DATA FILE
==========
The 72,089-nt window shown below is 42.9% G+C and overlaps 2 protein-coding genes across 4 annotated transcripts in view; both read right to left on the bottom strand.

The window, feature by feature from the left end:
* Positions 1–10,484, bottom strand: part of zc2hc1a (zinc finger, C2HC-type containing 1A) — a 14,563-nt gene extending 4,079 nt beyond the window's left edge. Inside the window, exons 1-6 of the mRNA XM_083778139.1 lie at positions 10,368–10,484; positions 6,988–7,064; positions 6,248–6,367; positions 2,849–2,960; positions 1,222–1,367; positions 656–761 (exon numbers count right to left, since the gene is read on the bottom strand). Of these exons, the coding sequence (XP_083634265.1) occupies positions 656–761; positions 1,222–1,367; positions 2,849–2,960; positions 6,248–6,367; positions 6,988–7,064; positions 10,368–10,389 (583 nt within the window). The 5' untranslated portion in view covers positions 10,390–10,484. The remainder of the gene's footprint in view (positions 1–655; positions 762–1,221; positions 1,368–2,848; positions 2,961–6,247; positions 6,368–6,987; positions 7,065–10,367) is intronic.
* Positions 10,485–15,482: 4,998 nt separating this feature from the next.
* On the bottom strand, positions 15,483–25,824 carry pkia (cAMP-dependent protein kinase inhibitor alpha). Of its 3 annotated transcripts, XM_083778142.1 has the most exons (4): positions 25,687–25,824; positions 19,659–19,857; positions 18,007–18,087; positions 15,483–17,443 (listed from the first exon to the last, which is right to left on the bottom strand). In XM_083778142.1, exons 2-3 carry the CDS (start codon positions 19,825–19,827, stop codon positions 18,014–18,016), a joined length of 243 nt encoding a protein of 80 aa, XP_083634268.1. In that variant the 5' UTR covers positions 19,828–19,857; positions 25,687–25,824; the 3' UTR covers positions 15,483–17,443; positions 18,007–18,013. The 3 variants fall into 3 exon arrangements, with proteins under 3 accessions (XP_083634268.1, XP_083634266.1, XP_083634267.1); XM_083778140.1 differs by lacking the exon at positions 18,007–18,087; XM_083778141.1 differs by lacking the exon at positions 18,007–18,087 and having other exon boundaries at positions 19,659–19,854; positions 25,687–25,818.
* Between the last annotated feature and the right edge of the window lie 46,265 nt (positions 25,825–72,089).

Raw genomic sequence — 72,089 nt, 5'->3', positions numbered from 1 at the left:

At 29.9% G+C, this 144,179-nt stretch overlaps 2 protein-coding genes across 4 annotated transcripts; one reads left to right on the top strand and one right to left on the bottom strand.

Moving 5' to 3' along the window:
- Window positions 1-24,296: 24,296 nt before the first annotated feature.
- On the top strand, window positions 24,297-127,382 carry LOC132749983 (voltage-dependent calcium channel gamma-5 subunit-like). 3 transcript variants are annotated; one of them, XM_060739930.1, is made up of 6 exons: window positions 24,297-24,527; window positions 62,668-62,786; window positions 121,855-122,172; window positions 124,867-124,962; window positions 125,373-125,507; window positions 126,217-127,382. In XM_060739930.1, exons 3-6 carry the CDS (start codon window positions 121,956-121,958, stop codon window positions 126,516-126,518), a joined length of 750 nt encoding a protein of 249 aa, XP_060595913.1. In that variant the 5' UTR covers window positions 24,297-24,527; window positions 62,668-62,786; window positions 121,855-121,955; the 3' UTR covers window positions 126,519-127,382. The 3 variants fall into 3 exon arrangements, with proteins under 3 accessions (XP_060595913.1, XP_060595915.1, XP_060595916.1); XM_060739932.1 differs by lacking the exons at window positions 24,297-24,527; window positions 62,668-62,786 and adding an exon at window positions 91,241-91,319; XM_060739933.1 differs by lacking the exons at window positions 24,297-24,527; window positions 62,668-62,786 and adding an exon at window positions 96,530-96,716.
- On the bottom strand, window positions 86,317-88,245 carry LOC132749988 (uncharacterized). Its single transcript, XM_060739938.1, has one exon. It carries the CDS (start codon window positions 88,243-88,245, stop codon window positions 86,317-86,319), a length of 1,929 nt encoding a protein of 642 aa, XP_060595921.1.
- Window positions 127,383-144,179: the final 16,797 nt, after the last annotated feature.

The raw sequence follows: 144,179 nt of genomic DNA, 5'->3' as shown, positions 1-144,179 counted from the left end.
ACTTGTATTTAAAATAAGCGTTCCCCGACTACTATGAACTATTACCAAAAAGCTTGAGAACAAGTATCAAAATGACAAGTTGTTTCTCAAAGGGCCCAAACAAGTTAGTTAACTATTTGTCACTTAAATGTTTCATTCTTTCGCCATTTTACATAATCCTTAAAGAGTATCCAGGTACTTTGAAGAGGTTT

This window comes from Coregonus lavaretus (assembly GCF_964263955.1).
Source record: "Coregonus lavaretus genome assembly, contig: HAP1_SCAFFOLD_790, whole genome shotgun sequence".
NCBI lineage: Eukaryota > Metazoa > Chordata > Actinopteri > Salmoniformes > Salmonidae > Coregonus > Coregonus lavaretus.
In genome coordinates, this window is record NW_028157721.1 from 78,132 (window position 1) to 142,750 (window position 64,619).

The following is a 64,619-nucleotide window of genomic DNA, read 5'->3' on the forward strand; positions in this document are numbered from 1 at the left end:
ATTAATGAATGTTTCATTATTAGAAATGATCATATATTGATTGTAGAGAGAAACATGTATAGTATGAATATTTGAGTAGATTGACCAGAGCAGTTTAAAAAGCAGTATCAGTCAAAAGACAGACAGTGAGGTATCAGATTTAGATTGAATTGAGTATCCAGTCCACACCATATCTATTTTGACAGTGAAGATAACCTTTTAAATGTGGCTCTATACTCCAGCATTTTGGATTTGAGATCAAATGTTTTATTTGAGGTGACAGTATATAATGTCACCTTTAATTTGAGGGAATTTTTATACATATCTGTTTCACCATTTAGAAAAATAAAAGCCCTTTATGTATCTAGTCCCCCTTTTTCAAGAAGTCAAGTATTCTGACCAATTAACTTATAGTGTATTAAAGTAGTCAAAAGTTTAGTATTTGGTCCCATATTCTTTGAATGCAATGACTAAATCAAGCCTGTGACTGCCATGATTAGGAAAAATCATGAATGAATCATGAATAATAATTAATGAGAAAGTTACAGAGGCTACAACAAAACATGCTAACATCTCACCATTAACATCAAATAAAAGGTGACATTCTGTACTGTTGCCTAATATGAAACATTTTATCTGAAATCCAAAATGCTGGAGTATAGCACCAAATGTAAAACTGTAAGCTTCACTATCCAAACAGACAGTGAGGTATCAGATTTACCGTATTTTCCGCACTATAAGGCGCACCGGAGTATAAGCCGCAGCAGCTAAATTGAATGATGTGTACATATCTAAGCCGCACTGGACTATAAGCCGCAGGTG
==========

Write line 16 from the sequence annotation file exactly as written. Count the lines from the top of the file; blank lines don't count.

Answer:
This window comes from Coregonus lavaretus (assembly GCF_964263955.1).